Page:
It’s a story that’s been reported before. Drivers in and around Cody are blowing past school buses with their red lights flashing and with their stop signs extended, a so-called “fly-by.” This year, it’s on pace to be worse than last.
“People try really creative things to get around the extended stop-arms,” said Sam Hummel, the transportation director for the Cody School District. “It just means ‘Stop.’”
Hummel said that drivers have tried to creep by the bus while the red lights are flashing, have crossed over the centerline to go around a bus, and have nearly hit students on more than one occasion.
“Everyone who works in people transportation deals with life,” Hummel said. “We transport the most precious cargo. If a train derails and wrecks a couple of Equinoxes, you can build more Equinoxes. You cannot replace someone's child.”
As of Oct. 6, the Cody Police Department had issued two citations for running past stop-arms or a school bus’s flashing red lights, with the first coming on the second day of school. The Department also issued 26 warnings and two citations for speeding in a school zone and received another three complaints about violations.
Not every complaint made by the district makes it into the police blotter, though, and Lt. Jason Stafford said that while the number of complaints did not go up exponentially, there has been a “noticeable uptick.”
Hummel said the district is on pace to record 100 violations by the end of December, or 1.3 violations every school day.
School buses throughout the state are equipped with a camera that activates whenever the stop-arm is activated, used to record the plates of people making illegal passes. A change to state statutes last year allowed fines to be sent to the registered owner of the vehicle if the driver could not be identified.
“We try not to put people in a compromising position,” Hummel said. “When the bus lights start flashing yellow, you should start slowing down. One hundred feet before the stop, [bus drivers] are supposed to activate the yellow flashing lights.”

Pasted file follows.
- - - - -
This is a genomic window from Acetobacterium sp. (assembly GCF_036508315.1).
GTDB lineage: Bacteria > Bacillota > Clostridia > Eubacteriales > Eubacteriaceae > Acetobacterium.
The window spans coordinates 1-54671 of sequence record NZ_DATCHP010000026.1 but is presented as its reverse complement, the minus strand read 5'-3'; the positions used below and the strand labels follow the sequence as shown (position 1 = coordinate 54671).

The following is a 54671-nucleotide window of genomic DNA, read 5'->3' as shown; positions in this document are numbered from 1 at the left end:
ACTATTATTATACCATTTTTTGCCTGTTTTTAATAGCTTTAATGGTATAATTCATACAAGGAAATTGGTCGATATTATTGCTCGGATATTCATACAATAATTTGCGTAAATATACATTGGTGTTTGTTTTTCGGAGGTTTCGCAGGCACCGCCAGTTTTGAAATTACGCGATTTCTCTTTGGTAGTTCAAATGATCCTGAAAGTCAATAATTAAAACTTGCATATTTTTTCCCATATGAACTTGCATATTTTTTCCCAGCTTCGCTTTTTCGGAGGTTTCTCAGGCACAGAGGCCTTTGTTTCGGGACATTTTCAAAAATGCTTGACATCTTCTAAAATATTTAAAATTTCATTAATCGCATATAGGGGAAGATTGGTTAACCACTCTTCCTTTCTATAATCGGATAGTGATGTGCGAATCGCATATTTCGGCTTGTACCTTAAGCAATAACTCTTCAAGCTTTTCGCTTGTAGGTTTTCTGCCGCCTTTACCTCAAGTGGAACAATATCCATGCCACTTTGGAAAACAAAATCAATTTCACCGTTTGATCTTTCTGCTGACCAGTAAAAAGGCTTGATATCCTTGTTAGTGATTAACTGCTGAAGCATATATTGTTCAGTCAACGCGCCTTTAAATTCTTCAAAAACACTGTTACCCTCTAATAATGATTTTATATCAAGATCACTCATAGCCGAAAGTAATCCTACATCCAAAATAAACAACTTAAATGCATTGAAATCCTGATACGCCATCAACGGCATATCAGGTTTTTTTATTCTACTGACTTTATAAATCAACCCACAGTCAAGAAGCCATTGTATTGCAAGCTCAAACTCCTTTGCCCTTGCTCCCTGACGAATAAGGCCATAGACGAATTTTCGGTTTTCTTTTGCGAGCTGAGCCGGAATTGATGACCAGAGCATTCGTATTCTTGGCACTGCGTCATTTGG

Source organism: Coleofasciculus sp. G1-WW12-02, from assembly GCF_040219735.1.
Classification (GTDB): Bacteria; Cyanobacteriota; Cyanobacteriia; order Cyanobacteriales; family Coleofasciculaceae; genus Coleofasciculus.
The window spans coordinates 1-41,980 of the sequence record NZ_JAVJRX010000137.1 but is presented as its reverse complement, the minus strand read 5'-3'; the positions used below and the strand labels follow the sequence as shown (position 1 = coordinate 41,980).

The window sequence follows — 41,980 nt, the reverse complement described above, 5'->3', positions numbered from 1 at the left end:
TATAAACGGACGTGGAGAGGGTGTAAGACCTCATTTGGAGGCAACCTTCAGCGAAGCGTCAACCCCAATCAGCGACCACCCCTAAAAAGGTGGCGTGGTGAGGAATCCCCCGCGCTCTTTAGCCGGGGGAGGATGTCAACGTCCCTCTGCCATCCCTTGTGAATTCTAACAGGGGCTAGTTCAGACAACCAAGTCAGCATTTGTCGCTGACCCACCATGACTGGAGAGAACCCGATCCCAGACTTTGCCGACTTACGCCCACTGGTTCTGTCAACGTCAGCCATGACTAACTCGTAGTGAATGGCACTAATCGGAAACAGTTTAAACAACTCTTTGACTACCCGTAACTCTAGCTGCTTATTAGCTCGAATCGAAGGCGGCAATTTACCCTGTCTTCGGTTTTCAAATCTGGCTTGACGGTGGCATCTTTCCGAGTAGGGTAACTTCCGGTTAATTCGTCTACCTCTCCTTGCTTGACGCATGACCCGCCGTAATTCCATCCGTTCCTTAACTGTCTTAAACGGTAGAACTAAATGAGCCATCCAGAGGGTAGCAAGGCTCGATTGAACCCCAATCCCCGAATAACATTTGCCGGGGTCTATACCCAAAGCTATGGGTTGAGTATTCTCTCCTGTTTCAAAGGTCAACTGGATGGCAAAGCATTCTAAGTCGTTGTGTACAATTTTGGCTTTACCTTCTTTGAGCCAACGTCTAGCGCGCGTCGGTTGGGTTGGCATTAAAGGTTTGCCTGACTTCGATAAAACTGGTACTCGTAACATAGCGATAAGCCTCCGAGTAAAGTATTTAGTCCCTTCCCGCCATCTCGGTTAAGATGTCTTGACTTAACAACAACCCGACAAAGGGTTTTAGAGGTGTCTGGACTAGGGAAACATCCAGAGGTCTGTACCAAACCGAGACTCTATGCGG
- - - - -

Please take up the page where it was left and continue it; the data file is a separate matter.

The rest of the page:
Though some might accuse tourists or Big Horn County residents of being the source of the problem, Hummel disagrees.
“It’s mostly Cody residents, or at least Park County,” Hummel said. “People say, ''9ers are so bad at driving.' We haven’t had one yet [on film]. It’s mostly been '11s.’”
Hummel said the district is working with local, county and state police to increase enforcement efforts, particularly on the North Fork and on Beck Avenue, to catch drivers creating a dangerous situation for the students.
State laws regarding what to do when a bus is stopped and has its lights flashing have not changed since the previous year.
Drivers near a bus should slow down when yellow lights flash, come to a complete stop when red lights are flashing and the stop-arm is extended, and wait to move again until the bus starts moving, according to the Park County Sheriff’s Office website.
These rules apply not only to drivers following a bus but those in oncoming traffic as well. Even on four-lane roads, drivers in oncoming lanes must come to a stop when the red lights flash. The exception to this rule is on a divided road with a median, but no such roads exist in Cody.
“We urge drivers traveling in the areas of Cody’s schools to pay extra attention while approaching school buses,” Stafford said. “It is important for drivers to follow the school buses’ signals to ensure the safety of our students.”